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According to a report from The Hill, the Ways and Means Committee have proposed a $10.5 billion, eight-month funding bill that would extend transportation funding at current levels until May 31, 2015. The proposal comes less than two months before the projected insolvency of the Highway Trust Fund (HTF), the primary funding source for state and local transportation projects. The HTF is expected to run out of money at the end of August, and many lawmakers and transportation advocates are offering potential solutions to close the funding gap.
Just this week, the White House and transportation associations urged Congress to find a long-term solution to funding the HTF rather than providing another stopgap.
If a solution is not implemented by August 1, the DOT plans to slow and lower reimbursements to states to prevent draining the HTF. The House Joint Committee on Taxation said the federal government’s general fund would pay for the majority of the bill, marking $7.7 billion marked for highways and $2 billion for public transportation system. Another $1 billion would would come from the Leaking Underground Storage Tank Trust Fund, which also funded the transportation bill approved in 2012.
Transportation funding under the proposed bill would be offset by revenue from changes to federal pension ($6.4 billion) as well as a fee travelers pay to use U.S. customs facilities ($3.5 billion). Ways and Means Committee Chairman Dave Camp (R-Mich.) noted that the plan “doesn’t provide as much funding as I would like—enough to get through the end of next year” but that it does give Congress more time to agree on a long-term solution.
Camp also pointed to a recent proposal from Sen. Ron Wyden that would extend funding through Dec. 31. “Any effort that just goes to the end of this year will only lead to another backroom deal during the lame-duck session where only a very few members are present or have any say in the matter,” Camp said in the report.
However, the committee’s efforts to extend funding for eight months is not good enough for Boxer and Carper, who are transportation leaders in the Senate. The two senators released a statement Wednesday announcing their opposition to the House panel’s proposal.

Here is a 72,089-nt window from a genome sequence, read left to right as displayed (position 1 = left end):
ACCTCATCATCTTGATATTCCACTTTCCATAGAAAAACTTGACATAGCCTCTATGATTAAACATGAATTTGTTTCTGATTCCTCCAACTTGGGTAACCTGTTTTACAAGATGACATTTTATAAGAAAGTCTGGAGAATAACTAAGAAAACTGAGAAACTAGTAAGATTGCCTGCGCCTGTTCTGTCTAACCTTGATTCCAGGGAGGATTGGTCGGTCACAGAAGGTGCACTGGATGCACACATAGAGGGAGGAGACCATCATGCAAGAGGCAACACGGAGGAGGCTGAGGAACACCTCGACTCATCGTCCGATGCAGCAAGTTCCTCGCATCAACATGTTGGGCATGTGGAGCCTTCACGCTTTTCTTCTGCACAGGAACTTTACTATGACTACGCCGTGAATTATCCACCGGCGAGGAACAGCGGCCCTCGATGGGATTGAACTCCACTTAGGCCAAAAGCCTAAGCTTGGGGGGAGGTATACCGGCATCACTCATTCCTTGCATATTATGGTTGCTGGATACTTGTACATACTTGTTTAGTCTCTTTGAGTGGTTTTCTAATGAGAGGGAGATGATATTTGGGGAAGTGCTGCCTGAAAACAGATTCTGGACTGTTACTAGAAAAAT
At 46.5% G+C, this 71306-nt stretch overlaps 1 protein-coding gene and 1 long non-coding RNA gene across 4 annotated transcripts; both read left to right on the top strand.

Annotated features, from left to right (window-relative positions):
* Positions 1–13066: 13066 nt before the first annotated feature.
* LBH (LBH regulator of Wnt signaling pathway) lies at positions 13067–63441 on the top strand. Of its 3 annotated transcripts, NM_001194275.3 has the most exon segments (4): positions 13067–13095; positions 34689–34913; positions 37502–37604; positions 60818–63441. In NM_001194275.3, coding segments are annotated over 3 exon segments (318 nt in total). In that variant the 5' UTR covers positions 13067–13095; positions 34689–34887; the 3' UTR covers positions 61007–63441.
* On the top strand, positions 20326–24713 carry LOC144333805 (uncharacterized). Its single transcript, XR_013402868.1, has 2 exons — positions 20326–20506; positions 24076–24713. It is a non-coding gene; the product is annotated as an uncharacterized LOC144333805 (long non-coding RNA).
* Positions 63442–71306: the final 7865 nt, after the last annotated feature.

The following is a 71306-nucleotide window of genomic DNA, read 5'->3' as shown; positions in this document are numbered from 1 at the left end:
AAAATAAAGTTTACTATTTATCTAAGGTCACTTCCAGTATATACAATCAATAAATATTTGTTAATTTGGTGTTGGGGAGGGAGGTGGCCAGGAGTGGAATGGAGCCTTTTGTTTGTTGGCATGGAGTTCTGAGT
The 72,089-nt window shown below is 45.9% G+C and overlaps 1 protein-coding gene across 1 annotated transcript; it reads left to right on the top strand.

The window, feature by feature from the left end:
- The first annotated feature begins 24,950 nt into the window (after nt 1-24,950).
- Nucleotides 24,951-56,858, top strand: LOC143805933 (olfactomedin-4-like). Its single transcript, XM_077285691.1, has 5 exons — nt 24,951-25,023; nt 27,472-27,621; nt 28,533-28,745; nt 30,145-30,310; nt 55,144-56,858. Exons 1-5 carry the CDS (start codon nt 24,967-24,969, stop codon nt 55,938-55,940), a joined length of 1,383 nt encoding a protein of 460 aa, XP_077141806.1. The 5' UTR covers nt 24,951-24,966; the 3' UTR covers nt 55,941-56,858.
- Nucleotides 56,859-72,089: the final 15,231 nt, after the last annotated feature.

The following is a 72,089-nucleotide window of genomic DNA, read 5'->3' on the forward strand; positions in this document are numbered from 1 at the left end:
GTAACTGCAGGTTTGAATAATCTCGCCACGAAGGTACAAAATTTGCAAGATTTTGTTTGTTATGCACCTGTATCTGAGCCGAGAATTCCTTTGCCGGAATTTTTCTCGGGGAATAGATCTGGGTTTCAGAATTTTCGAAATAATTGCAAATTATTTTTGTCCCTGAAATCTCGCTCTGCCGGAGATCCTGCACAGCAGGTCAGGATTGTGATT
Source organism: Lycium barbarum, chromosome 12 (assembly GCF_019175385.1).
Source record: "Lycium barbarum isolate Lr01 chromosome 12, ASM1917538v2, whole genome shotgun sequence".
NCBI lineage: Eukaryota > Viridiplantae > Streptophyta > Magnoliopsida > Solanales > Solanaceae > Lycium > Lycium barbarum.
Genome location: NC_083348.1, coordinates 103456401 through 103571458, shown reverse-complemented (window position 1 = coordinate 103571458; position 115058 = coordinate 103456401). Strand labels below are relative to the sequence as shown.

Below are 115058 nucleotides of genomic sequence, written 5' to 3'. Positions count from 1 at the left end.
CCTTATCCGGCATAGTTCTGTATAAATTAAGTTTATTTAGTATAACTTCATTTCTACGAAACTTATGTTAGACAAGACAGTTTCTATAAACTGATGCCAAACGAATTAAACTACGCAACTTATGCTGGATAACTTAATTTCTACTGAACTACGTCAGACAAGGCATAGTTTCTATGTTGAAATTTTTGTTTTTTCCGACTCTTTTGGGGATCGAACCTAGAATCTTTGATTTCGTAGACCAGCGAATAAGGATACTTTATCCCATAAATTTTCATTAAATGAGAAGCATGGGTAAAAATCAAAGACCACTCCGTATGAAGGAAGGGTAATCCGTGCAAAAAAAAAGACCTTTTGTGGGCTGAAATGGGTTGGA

“The House’s plan to kick the can down the road and pass a temporary patch for the Highway Trust Fund until next May derails the effort to pass a long-term transportation bill this year,” Boxer said in a prepared statement. “This ill-conceived proposal would prolong uncertainty for business, local governments and the states and would create another financial crisis right before the next construction season. Passing a long-term transportation bill this year would provide a real boost for our economic recovery. The American people have a right to expect no less.”
Carper also noted an immediate need for long-term funding.
“The House Republicans’ proposal to put off a long-term fix to the Highway Trust Fund crisis until next spring is a flawed strategy that will further undermine the ability of states and cities to invest in transformative, large-scale transportation projects, hinder private sector job creation, and will likely continue a harmful cycle of short-term extensions indefinitely,” Carper said. “We know all that we need to know about the options for fixing the Highway Trust Fund and fulfilling our promise to states to be a partner in infrastructure investment. We’ve already been contemplating this problem for more than five years. Giving Congress another year will not reveal any new solutions, it’s only stalling and dodging the hard decisions that voters sent us to Congress to make.”
“In the Finance Committee, Chairman Wyden and Ranking Member Hatch have been working hard on a bipartisan approach to fund our transportation system through the immediate need in this summer construction season and I urge them to finish that process to set the table for a meaningful long-term funding solution later this fall,” he added. “The time to act is in 2014 and any proposal that fails to do that should be a nonstarter.”
Carper and Boxer aren’t the only two concerned about the short-term proposal. Association of Equipment Manufacturers (AEM) Vice President for Government and Industry Relations Nick Yaksich said in a prepared statement that AEM is glad to see the House working toward a solution. However, he noted disappointment in the proposed stopgap.
“We wish to voice our continued dismay toward Congress’s inability to rally around common-sense solutions to sustainably finance the trust fund for the long term,” Yaksich said. “Governing from deadline to deadline—from crisis to crisis—is no way to do business. While Chairman Camp’s initial proposal extends MAP-21 authority through the first half of 2015, Congress would be abdicating its responsibilities if it were to avoid taking up a long-term highway bill this Congress.”
The House is slated to vote on the proposal next week.